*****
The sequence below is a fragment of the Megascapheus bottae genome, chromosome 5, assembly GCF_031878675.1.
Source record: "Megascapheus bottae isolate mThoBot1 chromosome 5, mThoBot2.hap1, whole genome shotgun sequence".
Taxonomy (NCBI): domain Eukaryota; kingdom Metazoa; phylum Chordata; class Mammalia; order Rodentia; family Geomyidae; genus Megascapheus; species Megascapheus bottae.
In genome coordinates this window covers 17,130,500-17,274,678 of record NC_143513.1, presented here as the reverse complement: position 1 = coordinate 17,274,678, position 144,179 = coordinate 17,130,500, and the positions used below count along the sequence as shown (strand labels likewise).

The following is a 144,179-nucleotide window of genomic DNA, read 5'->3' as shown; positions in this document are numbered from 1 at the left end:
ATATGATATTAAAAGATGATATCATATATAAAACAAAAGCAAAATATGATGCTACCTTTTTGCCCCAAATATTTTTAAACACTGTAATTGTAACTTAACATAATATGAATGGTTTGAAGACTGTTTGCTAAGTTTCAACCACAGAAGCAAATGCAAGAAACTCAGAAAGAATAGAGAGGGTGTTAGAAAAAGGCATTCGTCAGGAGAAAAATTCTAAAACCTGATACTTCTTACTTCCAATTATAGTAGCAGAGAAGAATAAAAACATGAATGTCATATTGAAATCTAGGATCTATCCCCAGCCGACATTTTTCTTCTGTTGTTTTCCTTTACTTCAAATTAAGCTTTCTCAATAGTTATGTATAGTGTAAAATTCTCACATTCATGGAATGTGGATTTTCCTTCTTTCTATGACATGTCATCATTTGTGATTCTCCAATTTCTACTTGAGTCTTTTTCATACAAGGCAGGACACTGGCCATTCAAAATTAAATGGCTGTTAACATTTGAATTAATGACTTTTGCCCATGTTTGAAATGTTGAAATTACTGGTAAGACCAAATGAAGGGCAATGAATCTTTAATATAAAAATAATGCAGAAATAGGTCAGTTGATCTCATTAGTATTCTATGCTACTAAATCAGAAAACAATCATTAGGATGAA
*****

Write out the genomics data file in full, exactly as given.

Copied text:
The sequence below is a fragment of the Megascapheus bottae genome, chromosome 5, assembly GCF_031878675.1.
Source record: "Megascapheus bottae isolate mThoBot1 chromosome 5, mThoBot2.hap1, whole genome shotgun sequence".
Taxonomy (NCBI): domain Eukaryota; kingdom Metazoa; phylum Chordata; class Mammalia; order Rodentia; family Geomyidae; genus Megascapheus; species Megascapheus bottae.
In genome coordinates this window covers 17,130,500-17,274,678 of record NC_143513.1, presented here as the reverse complement: position 1 = coordinate 17,274,678, position 144,179 = coordinate 17,130,500, and the positions used below count along the sequence as shown (strand labels likewise).

The following is a 144,179-nucleotide window of genomic DNA, read 5'->3' as shown; positions in this document are numbered from 1 at the left end:
ATATGATATTAAAAGATGATATCATATATAAAACAAAAGCAAAATATGATGCTACCTTTTTGCCCCAAATATTTTTAAACACTGTAATTGTAACTTAACATAATATGAATGGTTTGAAGACTGTTTGCTAAGTTTCAACCACAGAAGCAAATGCAAGAAACTCAGAAAGAATAGAGAGGGTGTTAGAAAAAGGCATTCGTCAGGAGAAAAATTCTAAAACCTGATACTTCTTACTTCCAATTATAGTAGCAGAGAAGAATAAAAACATGAATGTCATATTGAAATCTAGGATCTATCCCCAGCCGACATTTTTCTTCTGTTGTTTTCCTTTACTTCAAATTAAGCTTTCTCAATAGTTATGTATAGTGTAAAATTCTCACATTCATGGAATGTGGATTTTCCTTCTTTCTATGACATGTCATCATTTGTGATTCTCCAATTTCTACTTGAGTCTTTTTCATACAAGGCAGGACACTGGCCATTCAAAATTAAATGGCTGTTAACATTTGAATTAATGACTTTTGCCCATGTTTGAAATGTTGAAATTACTGGTAAGACCAAATGAAGGGCAATGAATCTTTAATATAAAAATAATGCAGAAATAGGTCAGTTGATCTCATTAGTATTCTATGCTACTAAATCAGAAAACAATCATTAGGATGAA